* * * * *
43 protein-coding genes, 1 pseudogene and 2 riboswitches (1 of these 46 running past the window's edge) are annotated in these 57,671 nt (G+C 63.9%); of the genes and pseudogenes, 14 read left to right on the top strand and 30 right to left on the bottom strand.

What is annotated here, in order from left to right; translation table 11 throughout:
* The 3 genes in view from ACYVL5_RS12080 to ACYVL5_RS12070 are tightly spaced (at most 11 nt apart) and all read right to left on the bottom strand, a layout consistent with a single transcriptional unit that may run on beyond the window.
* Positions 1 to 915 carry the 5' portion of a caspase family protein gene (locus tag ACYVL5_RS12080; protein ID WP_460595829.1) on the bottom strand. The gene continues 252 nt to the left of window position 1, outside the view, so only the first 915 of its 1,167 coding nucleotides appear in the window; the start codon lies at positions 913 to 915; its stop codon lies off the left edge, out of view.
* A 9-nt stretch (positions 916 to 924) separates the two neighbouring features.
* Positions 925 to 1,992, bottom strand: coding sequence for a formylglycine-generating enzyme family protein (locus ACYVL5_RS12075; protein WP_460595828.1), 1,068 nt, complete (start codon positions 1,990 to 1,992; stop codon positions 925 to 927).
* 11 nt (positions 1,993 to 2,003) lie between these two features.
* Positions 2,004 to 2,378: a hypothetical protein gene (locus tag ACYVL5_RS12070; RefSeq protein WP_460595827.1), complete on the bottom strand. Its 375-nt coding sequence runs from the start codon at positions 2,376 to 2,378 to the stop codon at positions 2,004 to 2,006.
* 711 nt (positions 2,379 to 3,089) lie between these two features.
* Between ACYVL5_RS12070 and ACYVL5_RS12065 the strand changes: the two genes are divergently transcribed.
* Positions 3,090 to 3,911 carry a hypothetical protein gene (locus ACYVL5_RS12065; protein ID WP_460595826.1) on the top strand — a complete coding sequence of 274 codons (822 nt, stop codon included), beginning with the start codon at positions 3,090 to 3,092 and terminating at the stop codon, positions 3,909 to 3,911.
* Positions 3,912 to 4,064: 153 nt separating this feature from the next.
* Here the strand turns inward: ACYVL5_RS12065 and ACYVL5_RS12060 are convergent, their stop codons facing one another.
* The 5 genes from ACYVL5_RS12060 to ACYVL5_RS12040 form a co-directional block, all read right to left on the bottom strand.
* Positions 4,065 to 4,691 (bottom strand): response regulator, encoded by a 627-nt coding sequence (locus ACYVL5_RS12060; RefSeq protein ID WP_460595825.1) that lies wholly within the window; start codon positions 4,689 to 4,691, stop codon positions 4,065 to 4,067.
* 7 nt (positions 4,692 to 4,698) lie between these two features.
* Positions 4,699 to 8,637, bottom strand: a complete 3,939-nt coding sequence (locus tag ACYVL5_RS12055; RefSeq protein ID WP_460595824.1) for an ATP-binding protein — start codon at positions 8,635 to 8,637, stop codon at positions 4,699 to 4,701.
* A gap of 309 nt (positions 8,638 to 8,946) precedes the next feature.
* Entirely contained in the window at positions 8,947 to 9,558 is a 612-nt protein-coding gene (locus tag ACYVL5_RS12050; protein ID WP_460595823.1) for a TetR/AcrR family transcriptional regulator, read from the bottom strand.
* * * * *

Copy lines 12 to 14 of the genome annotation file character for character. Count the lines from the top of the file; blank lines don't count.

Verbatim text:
* Positions 3,912 to 4,064: 153 nt separating this feature from the next.
* Here the strand turns inward: ACYVL5_RS12065 and ACYVL5_RS12060 are convergent, their stop codons facing one another.
* The 5 genes from ACYVL5_RS12060 to ACYVL5_RS12040 form a co-directional block, all read right to left on the bottom strand.